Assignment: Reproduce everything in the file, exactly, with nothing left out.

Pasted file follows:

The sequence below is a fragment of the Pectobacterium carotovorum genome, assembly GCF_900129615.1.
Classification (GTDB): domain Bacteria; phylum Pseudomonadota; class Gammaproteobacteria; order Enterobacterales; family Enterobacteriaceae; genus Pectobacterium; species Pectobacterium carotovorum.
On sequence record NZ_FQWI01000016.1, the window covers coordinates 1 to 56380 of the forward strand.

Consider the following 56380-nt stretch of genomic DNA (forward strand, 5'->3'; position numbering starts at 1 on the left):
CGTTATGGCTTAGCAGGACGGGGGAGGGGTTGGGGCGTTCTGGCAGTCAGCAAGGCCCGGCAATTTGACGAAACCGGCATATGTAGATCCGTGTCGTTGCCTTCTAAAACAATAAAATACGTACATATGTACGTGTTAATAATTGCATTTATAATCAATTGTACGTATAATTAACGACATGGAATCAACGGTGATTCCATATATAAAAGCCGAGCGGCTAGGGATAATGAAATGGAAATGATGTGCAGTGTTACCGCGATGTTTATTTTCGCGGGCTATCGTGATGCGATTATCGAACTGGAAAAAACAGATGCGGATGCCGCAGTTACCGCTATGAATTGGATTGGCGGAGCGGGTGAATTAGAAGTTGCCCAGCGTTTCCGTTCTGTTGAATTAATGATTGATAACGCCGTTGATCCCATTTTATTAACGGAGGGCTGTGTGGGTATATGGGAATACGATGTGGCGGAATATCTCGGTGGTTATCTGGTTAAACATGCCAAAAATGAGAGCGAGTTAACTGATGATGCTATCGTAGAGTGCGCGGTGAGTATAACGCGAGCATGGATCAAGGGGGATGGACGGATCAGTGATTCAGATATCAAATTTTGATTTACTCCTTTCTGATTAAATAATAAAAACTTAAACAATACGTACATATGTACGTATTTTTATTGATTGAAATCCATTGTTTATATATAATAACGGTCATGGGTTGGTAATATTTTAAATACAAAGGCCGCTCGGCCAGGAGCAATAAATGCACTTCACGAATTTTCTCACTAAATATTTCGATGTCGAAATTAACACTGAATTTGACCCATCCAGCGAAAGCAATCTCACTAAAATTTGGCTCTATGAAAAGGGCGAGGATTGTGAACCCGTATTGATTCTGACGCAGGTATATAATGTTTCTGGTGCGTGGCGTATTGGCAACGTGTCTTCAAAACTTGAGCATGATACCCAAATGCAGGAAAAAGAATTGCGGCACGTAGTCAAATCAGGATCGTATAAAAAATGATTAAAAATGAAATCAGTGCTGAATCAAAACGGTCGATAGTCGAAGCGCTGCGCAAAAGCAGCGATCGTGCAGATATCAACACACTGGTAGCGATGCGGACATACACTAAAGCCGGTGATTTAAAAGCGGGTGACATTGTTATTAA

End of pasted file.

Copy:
The sequence below is a fragment of the Pectobacterium carotovorum genome, assembly GCF_900129615.1.
Classification (GTDB): domain Bacteria; phylum Pseudomonadota; class Gammaproteobacteria; order Enterobacterales; family Enterobacteriaceae; genus Pectobacterium; species Pectobacterium carotovorum.
On sequence record NZ_FQWI01000016.1, the window covers coordinates 1 to 56380 of the forward strand.

Consider the following 56380-nt stretch of genomic DNA (forward strand, 5'->3'; position numbering starts at 1 on the left):
CGTTATGGCTTAGCAGGACGGGGGAGGGGTTGGGGCGTTCTGGCAGTCAGCAAGGCCCGGCAATTTGACGAAACCGGCATATGTAGATCCGTGTCGTTGCCTTCTAAAACAATAAAATACGTACATATGTACGTGTTAATAATTGCATTTATAATCAATTGTACGTATAATTAACGACATGGAATCAACGGTGATTCCATATATAAAAGCCGAGCGGCTAGGGATAATGAAATGGAAATGATGTGCAGTGTTACCGCGATGTTTATTTTCGCGGGCTATCGTGATGCGATTATCGAACTGGAAAAAACAGATGCGGATGCCGCAGTTACCGCTATGAATTGGATTGGCGGAGCGGGTGAATTAGAAGTTGCCCAGCGTTTCCGTTCTGTTGAATTAATGATTGATAACGCCGTTGATCCCATTTTATTAACGGAGGGCTGTGTGGGTATATGGGAATACGATGTGGCGGAATATCTCGGTGGTTATCTGGTTAAACATGCCAAAAATGAGAGCGAGTTAACTGATGATGCTATCGTAGAGTGCGCGGTGAGTATAACGCGAGCATGGATCAAGGGGGATGGACGGATCAGTGATTCAGATATCAAATTTTGATTTACTCCTTTCTGATTAAATAATAAAAACTTAAACAATACGTACATATGTACGTATTTTTATTGATTGAAATCCATTGTTTATATATAATAACGGTCATGGGTTGGTAATATTTTAAATACAAAGGCCGCTCGGCCAGGAGCAATAAATGCACTTCACGAATTTTCTCACTAAATATTTCGATGTCGAAATTAACACTGAATTTGACCCATCCAGCGAAAGCAATCTCACTAAAATTTGGCTCTATGAAAAGGGCGAGGATTGTGAACCCGTATTGATTCTGACGCAGGTATATAATGTTTCTGGTGCGTGGCGTATTGGCAACGTGTCTTCAAAACTTGAGCATGATACCCAAATGCAGGAAAAAGAATTGCGGCACGTAGTCAAATCAGGATCGTATAAAAAATGATTAAAAATGAAATCAGTGCTGAATCAAAACGGTCGATAGTCGAAGCGCTGCGCAAAAGCAGCGATCGTGCAGATATCAACACACTGGTAGCGATGCGGACATACACTAAAGCCGGTGATTTAAAAGCGGGTGACATTGTTATTAA